SRO Whitman explains his role in Hgtn. schools

tanding in downtown Huntington with his police car is school resource officer Ben Whitman. Whitman graduated from Huntington North High School in 2009 and is now a school resource officer there.
tanding in downtown Huntington with his police car is school resource officer Ben Whitman. Whitman graduated from Huntington North High School in 2009 and is now a school resource officer there. Photo by Lori Overmyer.

The Huntington County Community School Corporation (HCCSC) school resource officer (SRO) Ben Whitman may not have realized he was training for his job.

Whitman, a 2009 Huntington North High School (HNHS) grad, joined the Navy and studied business administration at Ivy Tech, but found his place at Pathfinder Services and as a paraprofessional working with emotionally disabled students at HNHS.

“Both jobs were rewarding,” he said.

Little did Whitman know he was preparing for a future with all HCCSC students.

He had the opportunity to talk with Huntington Police Chief Chad Hacker as both worked lunches at the high school.

“I idolized him,” Whitman said, “and he talked to me a lot about law enforcement. I ended up getting on with the department and spent three or four years on the road.”

With his background building relationships with special needs students and adults as well as his time on the road, Whitman was ready for HCCSC.

Whitman admits his first couple of years as an SRO were stressful figuring out where he belonged and what was needed the most.

Crediting an “awesome administration,” Whitman said, “I feel well supported. They (administrators) know when to call me.”

To help everyone understand their roles and what is needed to keep students and schools safe, Jamie Craft, principal at Roanoke Elementary School, chairs the Safety Committee. Members include Whitman, Huntington County prosecutor, probation department representative, Huntington County sheriff, Hacker, a representative from Huntington Emergency Management Agency, the school nurse and the high school dean of students.

HCCSC superintendent Chad Daugherty credits the collaboration with giving “peace of mind for safety.”

Daugherty, however, realizes Whitman is spread thin.

“We’re blessed to have Ben,” he said. “We don’t want to burn him out.”

Both Daugherty and Hacker recognize the importance of Whitman’s role in the Huntington schools as he builds relationships with students rather than disciplining them.

“My job is the opposite of discipline,” Whitman said. “I want kids to learn about consequences at a young age so they don’t end up in trouble. I like to tell them ‘school is your job and there are things you can’t do at work.’ I share with them the mistakes I’ve made so they can relate to me.”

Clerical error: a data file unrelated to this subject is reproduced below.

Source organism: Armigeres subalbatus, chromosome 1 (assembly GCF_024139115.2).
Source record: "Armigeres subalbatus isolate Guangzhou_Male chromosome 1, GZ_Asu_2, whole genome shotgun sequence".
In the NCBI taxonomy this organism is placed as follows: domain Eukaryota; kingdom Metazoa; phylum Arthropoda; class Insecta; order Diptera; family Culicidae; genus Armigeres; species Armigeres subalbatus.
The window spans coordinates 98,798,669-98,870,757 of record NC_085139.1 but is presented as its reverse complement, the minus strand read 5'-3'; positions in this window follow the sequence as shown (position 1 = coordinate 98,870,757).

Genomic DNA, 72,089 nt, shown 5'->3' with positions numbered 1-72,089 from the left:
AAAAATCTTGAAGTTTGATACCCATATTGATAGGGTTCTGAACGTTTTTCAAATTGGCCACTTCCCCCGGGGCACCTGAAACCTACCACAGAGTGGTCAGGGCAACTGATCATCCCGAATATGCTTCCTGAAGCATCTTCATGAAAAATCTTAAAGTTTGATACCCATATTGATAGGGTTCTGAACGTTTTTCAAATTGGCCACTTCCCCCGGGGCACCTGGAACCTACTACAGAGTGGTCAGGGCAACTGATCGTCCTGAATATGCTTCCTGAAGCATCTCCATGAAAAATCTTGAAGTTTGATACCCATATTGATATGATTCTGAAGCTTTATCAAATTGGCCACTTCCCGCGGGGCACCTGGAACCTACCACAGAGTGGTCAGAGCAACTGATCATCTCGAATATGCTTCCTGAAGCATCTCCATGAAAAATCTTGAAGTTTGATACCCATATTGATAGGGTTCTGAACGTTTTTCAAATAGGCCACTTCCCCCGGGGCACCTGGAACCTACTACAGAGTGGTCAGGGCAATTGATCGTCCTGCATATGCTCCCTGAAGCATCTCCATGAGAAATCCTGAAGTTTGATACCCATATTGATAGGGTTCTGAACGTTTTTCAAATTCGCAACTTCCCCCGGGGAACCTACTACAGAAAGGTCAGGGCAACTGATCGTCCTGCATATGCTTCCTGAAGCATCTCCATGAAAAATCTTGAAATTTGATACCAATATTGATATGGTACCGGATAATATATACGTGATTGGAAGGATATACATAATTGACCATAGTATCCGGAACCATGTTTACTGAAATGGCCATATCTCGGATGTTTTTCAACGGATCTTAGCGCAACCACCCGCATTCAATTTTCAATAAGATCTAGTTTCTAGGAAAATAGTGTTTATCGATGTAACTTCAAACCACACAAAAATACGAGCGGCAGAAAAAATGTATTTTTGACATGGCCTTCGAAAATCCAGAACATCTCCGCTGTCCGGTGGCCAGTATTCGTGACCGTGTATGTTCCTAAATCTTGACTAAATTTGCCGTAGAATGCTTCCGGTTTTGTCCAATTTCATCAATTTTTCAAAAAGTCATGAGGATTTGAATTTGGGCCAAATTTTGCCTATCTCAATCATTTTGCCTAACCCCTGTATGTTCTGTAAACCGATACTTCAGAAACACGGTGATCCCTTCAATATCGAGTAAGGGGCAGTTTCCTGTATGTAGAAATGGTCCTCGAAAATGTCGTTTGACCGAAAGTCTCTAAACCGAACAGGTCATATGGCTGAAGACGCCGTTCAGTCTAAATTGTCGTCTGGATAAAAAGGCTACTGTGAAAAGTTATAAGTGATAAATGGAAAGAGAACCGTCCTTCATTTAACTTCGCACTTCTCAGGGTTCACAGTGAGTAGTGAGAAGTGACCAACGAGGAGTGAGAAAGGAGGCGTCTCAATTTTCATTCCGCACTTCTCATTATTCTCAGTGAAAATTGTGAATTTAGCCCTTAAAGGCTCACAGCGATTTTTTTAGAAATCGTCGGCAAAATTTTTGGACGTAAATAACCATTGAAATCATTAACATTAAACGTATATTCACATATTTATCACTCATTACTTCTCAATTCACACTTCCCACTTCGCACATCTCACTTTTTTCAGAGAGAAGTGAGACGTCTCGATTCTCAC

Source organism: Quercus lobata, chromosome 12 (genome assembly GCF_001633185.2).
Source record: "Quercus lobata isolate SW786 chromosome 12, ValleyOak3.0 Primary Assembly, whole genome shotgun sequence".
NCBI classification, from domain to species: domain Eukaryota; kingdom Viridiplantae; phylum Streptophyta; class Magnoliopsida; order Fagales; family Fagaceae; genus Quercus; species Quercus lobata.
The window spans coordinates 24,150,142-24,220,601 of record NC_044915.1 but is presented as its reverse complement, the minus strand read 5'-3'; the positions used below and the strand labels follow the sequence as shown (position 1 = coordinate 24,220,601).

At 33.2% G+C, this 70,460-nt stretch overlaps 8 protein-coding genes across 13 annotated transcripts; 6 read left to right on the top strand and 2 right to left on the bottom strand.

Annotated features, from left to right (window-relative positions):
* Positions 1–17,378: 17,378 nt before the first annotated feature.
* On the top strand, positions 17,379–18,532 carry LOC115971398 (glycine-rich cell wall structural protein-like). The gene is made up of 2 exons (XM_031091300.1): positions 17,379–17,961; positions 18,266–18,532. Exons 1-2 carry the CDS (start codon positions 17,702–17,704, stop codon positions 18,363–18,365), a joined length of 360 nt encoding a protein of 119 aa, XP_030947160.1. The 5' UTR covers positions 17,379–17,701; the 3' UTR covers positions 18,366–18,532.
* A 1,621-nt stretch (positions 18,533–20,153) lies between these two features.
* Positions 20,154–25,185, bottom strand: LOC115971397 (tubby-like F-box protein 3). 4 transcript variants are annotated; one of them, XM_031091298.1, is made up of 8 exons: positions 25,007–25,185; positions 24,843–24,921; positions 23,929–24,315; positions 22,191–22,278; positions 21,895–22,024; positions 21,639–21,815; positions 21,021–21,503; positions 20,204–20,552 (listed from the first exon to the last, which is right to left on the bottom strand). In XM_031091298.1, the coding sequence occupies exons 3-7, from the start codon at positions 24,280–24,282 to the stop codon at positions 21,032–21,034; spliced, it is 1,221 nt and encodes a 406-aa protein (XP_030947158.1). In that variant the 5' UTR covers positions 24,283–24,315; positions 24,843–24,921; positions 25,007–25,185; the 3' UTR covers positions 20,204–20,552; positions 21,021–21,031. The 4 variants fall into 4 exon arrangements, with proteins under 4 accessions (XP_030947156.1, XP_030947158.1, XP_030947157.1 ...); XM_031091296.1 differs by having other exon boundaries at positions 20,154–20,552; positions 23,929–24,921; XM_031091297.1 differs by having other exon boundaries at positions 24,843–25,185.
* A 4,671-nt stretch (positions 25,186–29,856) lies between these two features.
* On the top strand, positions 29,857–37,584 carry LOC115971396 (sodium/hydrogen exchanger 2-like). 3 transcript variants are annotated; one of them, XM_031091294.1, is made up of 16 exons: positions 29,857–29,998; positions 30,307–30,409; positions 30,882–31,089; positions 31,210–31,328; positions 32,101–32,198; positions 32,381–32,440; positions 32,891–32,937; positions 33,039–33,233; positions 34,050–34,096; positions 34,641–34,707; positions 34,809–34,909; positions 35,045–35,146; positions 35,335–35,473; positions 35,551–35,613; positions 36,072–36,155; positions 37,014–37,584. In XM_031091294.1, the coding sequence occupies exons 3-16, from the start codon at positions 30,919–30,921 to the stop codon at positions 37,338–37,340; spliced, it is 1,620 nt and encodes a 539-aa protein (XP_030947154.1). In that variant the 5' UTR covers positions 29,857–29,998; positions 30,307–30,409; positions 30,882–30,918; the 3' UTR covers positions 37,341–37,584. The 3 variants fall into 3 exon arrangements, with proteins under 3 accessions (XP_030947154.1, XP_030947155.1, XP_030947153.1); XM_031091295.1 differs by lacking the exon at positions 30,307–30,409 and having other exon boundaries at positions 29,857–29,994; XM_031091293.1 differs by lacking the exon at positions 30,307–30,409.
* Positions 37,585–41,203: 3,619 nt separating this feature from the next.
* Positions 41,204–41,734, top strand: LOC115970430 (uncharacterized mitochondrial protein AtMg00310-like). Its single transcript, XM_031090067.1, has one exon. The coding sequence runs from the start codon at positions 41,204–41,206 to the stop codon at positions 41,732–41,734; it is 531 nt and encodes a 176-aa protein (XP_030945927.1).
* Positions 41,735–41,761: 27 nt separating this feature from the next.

For him, being from Huntington is an advantage for building relationships with the students. Whitman said, “I try to relate to the kids. I understand the stress of being here at school, in sports and extracurriculars. I grew up here.”

Whitman also knows and understands that kids want attention. “I’m trying to find those kids that are more isolated to build relationships with them,” he said.

Whitman recalls one young man that was often late to school and with other issues. He frustrated the administration, and he wanted to be isolated, even choosing to eat lunch in Whitman’s office. Then, his environment changed. The student was moved to a different foster family. He came to school on time with clean, new clothes. His attitude had changed.

“This was one of the moments in my career where I thought, ‘Why didn’t I see this from the get-go?’” Whitman said, “I have to remember the students’ environments.”

As he works to cement relationships with students during the day, other officers do assist. At the high school, officers supervise lunch, so Whitman can visit the other schools in the county. That time in the cafeteria gives those officers the chance to start building relationships, which both Daugherty and Hacker encourage.

For Daugherty and HCCSC, they see the collaboration as part of school safety and building relationships with students, parents, and the community. Daugherty’s goal is to have an SRO in each middle school that also works with the feeder elementary schools. Hacker would like to have enough officers to build the SRO program, but for now that’s not available. Hacker does encourage his officers to interact with young people at every opportunity.

Captain Chris McCutcheon, Whitman’s direct supervisor, said, “The chief allows for overtime and flexibility.”

Whitman added, “Officers often attend sporting events and other school activities. We really want the kiddos to see our support.” “I know you!” is one of McCutcheon’s favorite phrases to hear. It often represents the number of generations that have had a positive experience with HPD.

The SRO program is part of Hacker’s overall vision for his officers. “It’s all about relationships. I want them to be visible, be around, and be seen. Talk and interact with people,” he said.

Whitman takes pride in his uniform, building relationships with HCCSC students, and providing safety as students learn.